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Gallium3D's Direct3D 10/11 State Tracker To Be Nuked

Mesa

Published on 11 March 2013 12:36 PM EDT
Written by Michael Larabel in Mesa
21 Comments

The Direct3D state tracker for Gallium3D that for a short time provided hope of a native Direct3D implementation for Linux of the Microsoft Direct3D 10/11 APIs without simply being a translator layer to OpenGL, is set to be nuked from mainline Mesa.

The Direct3D Gallium3D implementation was published back in 2010 and provided hope of support for the Microsoft graphics API on Linux. It worked to some extent and could even be hooked into Wine. Among Wine developers though, there were mixed feelings about the D3D state tracker since it was rather Linux-specific and bound to using the Mesa Gallium3D hardware drivers. There's also legal uncertainty concerning this state tracker for implementing the Microsoft API.

In the past two and a half years, the Direct3D state tracker fell into bit-rot and was disabled by default from building last year. Without any real users of the state tracker, Mesa developers aren't really motivated to support its continued existence.

This morning Jose Fonseca of VMware proposed a patch to eliminate the D3D1X code outright.

This trims over 27,000 lines of code from Mesa for this state tracker that's no longer really being used. Of course, it can be obtained from Git and earlier Mesa releases should anyone want to revive the Direct3D on Linux support.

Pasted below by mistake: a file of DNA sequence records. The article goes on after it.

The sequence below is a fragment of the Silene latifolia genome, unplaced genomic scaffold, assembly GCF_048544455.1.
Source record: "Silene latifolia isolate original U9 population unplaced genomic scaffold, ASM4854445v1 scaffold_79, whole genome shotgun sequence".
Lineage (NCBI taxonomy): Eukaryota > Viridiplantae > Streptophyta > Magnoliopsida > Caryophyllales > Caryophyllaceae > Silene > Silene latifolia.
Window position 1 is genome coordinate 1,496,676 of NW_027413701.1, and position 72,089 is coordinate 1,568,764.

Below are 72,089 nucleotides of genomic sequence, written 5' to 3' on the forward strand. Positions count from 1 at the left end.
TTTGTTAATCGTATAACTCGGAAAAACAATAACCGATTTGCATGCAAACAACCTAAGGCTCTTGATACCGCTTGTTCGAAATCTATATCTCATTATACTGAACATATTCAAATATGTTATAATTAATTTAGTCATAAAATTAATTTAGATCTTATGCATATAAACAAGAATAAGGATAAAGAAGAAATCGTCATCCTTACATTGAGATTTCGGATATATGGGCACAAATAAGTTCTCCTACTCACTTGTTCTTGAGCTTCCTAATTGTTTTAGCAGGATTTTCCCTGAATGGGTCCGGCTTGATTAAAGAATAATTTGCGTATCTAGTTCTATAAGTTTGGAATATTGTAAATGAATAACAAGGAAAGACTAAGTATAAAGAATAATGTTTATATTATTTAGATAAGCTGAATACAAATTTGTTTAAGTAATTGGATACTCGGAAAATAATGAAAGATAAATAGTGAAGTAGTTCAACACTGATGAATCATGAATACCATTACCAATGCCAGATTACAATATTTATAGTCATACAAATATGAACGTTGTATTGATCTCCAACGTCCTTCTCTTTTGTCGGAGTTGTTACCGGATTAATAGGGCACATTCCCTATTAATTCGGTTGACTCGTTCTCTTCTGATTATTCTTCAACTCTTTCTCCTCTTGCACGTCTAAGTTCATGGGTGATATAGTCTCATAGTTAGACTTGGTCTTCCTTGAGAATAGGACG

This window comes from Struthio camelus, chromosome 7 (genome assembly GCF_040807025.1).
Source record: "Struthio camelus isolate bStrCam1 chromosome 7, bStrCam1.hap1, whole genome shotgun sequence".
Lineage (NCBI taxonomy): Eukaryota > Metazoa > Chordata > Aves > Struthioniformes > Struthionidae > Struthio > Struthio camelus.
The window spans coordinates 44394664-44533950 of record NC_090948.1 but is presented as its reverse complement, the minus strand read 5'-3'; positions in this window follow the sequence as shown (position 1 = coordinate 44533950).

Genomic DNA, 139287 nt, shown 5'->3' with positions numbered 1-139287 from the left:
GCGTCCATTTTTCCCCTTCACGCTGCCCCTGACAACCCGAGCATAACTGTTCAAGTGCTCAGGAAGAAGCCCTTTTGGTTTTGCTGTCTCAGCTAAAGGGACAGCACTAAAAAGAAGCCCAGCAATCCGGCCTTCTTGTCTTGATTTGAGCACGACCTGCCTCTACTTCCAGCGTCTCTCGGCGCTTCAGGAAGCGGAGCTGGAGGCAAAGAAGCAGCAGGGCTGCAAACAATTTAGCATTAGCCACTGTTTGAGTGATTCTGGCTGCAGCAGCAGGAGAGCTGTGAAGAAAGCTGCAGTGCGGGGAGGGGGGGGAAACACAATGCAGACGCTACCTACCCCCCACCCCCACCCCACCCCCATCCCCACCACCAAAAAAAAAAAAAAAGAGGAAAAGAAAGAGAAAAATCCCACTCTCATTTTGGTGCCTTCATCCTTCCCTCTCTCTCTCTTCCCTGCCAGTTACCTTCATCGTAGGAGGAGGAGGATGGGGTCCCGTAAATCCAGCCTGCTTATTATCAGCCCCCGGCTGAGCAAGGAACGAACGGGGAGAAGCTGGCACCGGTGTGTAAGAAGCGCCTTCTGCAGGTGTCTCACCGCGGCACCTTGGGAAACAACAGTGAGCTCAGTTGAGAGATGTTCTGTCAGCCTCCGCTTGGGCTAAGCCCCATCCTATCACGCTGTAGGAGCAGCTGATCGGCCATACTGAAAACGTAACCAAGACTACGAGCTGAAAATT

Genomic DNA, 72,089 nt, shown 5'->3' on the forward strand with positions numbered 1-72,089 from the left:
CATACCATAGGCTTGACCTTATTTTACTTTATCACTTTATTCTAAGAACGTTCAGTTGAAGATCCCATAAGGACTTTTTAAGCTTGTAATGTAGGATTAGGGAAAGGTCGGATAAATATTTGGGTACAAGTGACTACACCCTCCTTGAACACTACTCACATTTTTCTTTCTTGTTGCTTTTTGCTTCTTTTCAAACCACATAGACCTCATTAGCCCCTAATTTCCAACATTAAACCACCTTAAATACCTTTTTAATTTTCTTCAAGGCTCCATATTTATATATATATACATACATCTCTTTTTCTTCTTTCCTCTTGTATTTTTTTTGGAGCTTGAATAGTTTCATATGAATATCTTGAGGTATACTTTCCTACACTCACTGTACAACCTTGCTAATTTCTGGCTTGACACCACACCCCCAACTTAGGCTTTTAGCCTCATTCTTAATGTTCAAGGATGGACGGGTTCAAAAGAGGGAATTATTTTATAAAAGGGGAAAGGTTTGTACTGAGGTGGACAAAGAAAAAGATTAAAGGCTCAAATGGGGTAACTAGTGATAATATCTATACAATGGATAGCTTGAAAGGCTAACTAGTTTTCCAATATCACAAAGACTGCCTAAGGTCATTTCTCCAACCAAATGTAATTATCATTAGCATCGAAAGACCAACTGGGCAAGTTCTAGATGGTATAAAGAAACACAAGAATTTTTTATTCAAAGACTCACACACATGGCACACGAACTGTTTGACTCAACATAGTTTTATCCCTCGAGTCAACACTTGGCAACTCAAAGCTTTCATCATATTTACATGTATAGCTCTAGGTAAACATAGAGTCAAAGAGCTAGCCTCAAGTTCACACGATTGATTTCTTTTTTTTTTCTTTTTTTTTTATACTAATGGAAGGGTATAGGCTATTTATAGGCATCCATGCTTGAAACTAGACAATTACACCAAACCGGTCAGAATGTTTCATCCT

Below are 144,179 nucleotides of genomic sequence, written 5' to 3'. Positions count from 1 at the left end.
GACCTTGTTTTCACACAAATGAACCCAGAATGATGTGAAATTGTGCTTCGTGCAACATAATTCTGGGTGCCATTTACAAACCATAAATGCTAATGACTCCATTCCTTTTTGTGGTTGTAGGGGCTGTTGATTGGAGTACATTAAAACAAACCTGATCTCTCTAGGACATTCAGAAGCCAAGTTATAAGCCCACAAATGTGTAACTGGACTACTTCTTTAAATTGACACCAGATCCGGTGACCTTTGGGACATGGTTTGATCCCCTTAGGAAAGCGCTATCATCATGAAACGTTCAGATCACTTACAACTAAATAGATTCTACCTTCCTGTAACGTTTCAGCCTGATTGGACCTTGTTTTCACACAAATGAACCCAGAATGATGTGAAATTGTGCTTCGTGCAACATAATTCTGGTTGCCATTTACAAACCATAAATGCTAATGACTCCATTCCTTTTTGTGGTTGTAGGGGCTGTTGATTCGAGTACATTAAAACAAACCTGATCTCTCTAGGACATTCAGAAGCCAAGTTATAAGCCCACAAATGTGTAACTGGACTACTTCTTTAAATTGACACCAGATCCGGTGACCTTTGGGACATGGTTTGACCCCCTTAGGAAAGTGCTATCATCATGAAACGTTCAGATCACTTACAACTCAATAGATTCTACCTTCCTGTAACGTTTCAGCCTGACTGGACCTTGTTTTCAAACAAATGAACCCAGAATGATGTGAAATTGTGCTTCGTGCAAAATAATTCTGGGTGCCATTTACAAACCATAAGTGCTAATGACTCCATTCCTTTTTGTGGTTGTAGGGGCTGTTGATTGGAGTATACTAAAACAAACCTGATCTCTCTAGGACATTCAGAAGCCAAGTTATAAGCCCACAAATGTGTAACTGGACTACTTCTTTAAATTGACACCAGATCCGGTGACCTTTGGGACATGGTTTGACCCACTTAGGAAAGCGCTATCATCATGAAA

Gallium3D's Direct3D 10/11 State Tracker To Be Nuked
The Direct3D state tracker is set to go the way of Chernobyl... From the Phoronix tour of Chernobyl in 2010.

Christoph Bumiller of Nouveau did write a follow-up message to the Monday morning patch about earlier capabilities of this D3D1X state tracker.
This one *did* kind of work, notably also with wine, but it still has loads of bugs and I just don't have the time to improve it; and then add those missing bits like deferred contexts, virtual functions, compute shader or UAV support. Also gallium's still not completely able to support everything properly. It did acquire some of the missing parts though since last time I touched it.

I had succeeded in making Unigine Heaven run (taking a little shortcut with sm4 to nv50, extending the gallium interface for features like tessellation that are still years ahead for all the other parties would not have been well received at that time, at least I had that impression), but all the more complex games I tested crashed somewhere and I wasn't going to try to debug binary blobs (most of them seemed to require those missing features, too).

Anyway, just meant to say, it *could* have been useful had someone finished it ... if only with wine. So I'm fine with removing it since I don't expect anyone to get back to it. Trying to decide between "farewell" and "good riddance" for all the pain its bugs caused me.

About The Author
Michael Larabel is the principal author of Phoronix.com and founded the web-site in 2004 with a focus on enriching the Linux hardware experience and being the largest web-site devoted to Linux hardware reviews, particularly for products relevant to Linux gamers and enthusiasts but also commonly reviewing servers/workstations and embedded Linux devices. Michael has written more than 10,000 articles covering the state of Linux hardware support, Linux performance, graphics hardware drivers, and other topics. Michael is also the lead developer of the Phoronix Test Suite, Phoromatic, and OpenBenchmarking.org automated testing software. He can be followed via and or contacted via .
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